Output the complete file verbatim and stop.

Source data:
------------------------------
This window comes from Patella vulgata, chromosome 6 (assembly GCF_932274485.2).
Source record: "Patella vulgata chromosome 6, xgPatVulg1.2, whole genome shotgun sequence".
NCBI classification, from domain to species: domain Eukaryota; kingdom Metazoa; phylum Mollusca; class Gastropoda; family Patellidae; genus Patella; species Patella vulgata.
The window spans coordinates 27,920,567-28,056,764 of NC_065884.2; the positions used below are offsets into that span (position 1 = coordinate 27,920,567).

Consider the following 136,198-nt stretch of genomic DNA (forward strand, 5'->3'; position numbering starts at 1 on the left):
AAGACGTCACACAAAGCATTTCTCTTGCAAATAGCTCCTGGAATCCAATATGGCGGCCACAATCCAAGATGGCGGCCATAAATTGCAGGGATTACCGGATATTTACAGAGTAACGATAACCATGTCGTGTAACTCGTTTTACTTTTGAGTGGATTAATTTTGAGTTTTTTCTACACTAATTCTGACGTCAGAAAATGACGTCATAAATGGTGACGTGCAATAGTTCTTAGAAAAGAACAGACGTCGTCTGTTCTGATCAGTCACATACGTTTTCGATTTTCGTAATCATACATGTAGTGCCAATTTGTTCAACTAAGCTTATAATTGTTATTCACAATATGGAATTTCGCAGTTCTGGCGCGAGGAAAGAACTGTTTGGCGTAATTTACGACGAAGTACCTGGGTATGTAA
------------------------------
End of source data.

This window comes from Patella vulgata, chromosome 6 (assembly GCF_932274485.2).
Source record: "Patella vulgata chromosome 6, xgPatVulg1.2, whole genome shotgun sequence".
NCBI classification, from domain to species: domain Eukaryota; kingdom Metazoa; phylum Mollusca; class Gastropoda; family Patellidae; genus Patella; species Patella vulgata.
The window spans coordinates 27,920,567-28,056,764 of NC_065884.2; the positions used below are offsets into that span (position 1 = coordinate 27,920,567).

Consider the following 136,198-nt stretch of genomic DNA (forward strand, 5'->3'; position numbering starts at 1 on the left):
AAGACGTCACACAAAGCATTTCTCTTGCAAATAGCTCCTGGAATCCAATATGGCGGCCACAATCCAAGATGGCGGCCATAAATTGCAGGGATTACCGGATATTTACAGAGTAACGATAACCATGTCGTGTAACTCGTTTTACTTTTGAGTGGATTAATTTTGAGTTTTTTCTACACTAATTCTGACGTCAGAAAATGACGTCATAAATGGTGACGTGCAATAGTTCTTAGAAAAGAACAGACGTCGTCTGTTCTGATCAGTCACATACGTTTTCGATTTTCGTAATCATACATGTAGTGCCAATTTGTTCAACTAAGCTTATAATTGTTATTCACAATATGGAATTTCGCAGTTCTGGCGCGAGGAAAGAACTGTTTGGCGTAATTTACGACGAAGTACCTGGGTATGTAA